Relatives of missing and murdered Indigenous women hope national day of action spurs answers
The mother of Jana Williams says she hasn’t been updated on her daughter’s case since May 2021
It's been more than a year and a half since Jana Williams's remains were found near the Red River at Alfred Avenue in Winnipeg — and her family is still looking for answers.
Police declared 28-year-old Jana's death a homicide in March 2021.
Charlene Williams, Jana's mom, said she hasn't heard from the detective on her daughter's case since May last year.
"I'm mad about it. It's like they don't even care about what's going on with our people, our women and children. They're not doing nothing, they're just brushing it aside and that's it," Williams said.
In a statement to CBC news, Winnipeg police said families with inquiries and concerns should direct them to the homicide unit. Police say the investigation is still ongoing.
Oct. 4 marks the National Day of Action for Missing and Murdered Indigenous Women, Girls and 2SLGBTQ+ people who've been harmed by violence.
Several events will be held in Winnipeg, including a vigil at the Manitoba Legislative Building over the noon hour. More activities will take place at The Forks, where attendees can make red dress pins, watch a fire-lighting ceremony at Oodena Circle and attend a feast and vigil from 4 to 7 p.m.
Williams hopes that on this day, somebody will come forward with information about her daughter's case.
"Somebody has to step up. Somebody out there has gotta know what happened," she said.
Raising awareness by walking
Last Thursday, Williams walked 140 kilometres southeast from Eriksdale to Winnipeg to raise awareness about her daughter's death and violence against Indigenous women. She completed her trip on Friday and documented her journey on videos posted to her Facebook profile.
"To get justice for her, I want to find whoever did this to her," Williams said.
"She was my shadow. She was always beside me. We did stuff together and she was giving. She'd give you her last dollar, anything."
Williams said after her daughter was murdered, she resorted to alcohol to cope, but now that she's sober, she wants to speak out.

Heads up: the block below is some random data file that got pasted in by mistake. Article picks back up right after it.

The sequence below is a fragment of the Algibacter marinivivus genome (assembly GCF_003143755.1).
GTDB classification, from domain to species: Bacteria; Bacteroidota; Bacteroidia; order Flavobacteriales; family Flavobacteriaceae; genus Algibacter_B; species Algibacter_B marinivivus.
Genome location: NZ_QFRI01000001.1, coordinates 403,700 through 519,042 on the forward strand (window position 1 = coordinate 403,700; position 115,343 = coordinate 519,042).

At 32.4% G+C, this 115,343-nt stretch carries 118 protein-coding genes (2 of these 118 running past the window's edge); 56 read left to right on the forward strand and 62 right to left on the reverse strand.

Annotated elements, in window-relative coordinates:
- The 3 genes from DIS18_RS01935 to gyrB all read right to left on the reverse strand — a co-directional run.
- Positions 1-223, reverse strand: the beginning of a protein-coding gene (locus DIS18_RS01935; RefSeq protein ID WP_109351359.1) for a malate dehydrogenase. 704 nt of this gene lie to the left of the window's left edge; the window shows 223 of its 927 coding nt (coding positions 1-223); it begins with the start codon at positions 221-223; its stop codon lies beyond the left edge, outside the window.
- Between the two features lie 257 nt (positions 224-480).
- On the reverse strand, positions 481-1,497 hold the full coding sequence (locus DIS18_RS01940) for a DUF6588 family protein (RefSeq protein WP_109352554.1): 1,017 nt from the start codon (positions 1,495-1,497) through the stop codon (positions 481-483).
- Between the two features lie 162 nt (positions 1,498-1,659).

"Using and trying to block the pain — it was awful, that was really awful," she said.
Family of missing woman asks for help
Donna Bartlett also hopes the national day of action will bring her family some answers. Her granddaughter Marcedes Myran has been missing since March this year — she was last spotted in Winnipeg's North End. Bartlett is asking for the public's help to find her.
Myran was living on the streets before she went missing and Bartlett said she's worried her granddaughter might be exploited.
"People abusing her, abusing her for the sex trade, dying … getting hurt. I don't know, right now I'm worried because we haven't heard from her," said Bartlett. "It's scary. We just want to find her alive."
Bartlett said Myran's mother was initially afraid to go to the police, but just last week, they reported her missing.
"I think she's scared that they might come back and say she died or something bad happened to her, and she doesn't want that," Bartlett said. "She wants her daughter just to show up at her door again… that's what she was waiting for."
The family has been plastering posters of Myran's picture all over the city as part of their search.
"I just think about her all the time. No matter where I go, I drive around. I look, watch the streets," said Bartlett. "I just want to find her."
Myran, 26, has dark brown hair and eyes, is five feet four inches tall and weighs about 110 pounds. Bartlett is asking anyone with information to contact Winnipeg police.